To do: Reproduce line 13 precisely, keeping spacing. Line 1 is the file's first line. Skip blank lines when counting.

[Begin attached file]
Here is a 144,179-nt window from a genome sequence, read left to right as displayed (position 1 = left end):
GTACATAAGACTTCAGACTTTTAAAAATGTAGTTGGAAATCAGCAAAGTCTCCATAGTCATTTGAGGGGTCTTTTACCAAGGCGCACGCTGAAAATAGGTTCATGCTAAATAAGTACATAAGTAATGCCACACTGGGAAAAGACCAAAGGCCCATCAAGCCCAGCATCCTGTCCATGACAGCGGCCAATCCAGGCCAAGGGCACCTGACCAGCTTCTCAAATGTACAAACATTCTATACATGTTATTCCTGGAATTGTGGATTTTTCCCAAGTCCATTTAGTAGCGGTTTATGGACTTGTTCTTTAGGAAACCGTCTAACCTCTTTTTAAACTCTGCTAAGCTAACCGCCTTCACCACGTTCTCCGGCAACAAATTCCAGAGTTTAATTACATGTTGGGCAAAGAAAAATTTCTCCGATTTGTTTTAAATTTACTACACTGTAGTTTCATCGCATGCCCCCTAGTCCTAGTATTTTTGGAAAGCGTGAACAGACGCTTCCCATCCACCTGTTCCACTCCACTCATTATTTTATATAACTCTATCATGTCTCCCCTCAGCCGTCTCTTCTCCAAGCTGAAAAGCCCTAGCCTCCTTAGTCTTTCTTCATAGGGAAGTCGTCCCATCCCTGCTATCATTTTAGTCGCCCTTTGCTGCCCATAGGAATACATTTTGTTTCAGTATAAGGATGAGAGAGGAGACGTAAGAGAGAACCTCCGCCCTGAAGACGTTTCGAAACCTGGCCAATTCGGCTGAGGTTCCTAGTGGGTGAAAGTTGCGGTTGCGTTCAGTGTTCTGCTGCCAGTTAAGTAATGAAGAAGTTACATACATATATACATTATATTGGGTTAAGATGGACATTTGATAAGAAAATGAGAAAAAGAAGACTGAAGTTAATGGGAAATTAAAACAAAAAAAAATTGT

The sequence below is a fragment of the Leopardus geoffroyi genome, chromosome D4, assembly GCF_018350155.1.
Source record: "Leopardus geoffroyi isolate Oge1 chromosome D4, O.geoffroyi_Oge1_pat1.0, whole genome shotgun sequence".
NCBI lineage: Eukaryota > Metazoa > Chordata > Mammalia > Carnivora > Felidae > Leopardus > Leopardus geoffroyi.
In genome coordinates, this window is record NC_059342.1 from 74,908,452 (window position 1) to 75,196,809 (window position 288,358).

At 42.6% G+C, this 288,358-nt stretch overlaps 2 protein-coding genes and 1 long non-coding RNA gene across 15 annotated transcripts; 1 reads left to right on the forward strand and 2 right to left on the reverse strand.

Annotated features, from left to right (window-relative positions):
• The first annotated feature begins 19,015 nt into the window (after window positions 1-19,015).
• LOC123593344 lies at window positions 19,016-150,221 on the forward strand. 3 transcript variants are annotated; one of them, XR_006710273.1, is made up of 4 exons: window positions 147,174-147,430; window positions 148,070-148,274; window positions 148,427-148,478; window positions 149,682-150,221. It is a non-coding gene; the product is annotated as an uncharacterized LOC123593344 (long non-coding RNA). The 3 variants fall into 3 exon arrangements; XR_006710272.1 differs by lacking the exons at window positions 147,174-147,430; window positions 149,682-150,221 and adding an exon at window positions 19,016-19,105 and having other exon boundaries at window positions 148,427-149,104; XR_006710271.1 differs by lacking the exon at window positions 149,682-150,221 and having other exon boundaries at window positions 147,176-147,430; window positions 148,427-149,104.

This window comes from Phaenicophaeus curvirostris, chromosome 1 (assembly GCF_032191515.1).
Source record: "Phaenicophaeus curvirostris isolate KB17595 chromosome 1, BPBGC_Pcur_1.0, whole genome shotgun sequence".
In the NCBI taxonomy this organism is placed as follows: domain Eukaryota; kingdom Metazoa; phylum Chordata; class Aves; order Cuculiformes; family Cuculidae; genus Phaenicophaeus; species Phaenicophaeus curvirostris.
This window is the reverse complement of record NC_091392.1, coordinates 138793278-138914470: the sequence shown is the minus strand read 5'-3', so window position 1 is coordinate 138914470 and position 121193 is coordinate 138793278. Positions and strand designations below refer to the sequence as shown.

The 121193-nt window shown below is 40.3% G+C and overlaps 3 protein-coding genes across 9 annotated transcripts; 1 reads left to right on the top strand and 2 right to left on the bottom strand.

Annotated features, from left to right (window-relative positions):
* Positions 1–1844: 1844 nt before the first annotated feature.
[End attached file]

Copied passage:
In the NCBI taxonomy this organism is placed as follows: domain Eukaryota; kingdom Metazoa; phylum Chordata; class Aves; order Cuculiformes; family Cuculidae; genus Phaenicophaeus; species Phaenicophaeus curvirostris.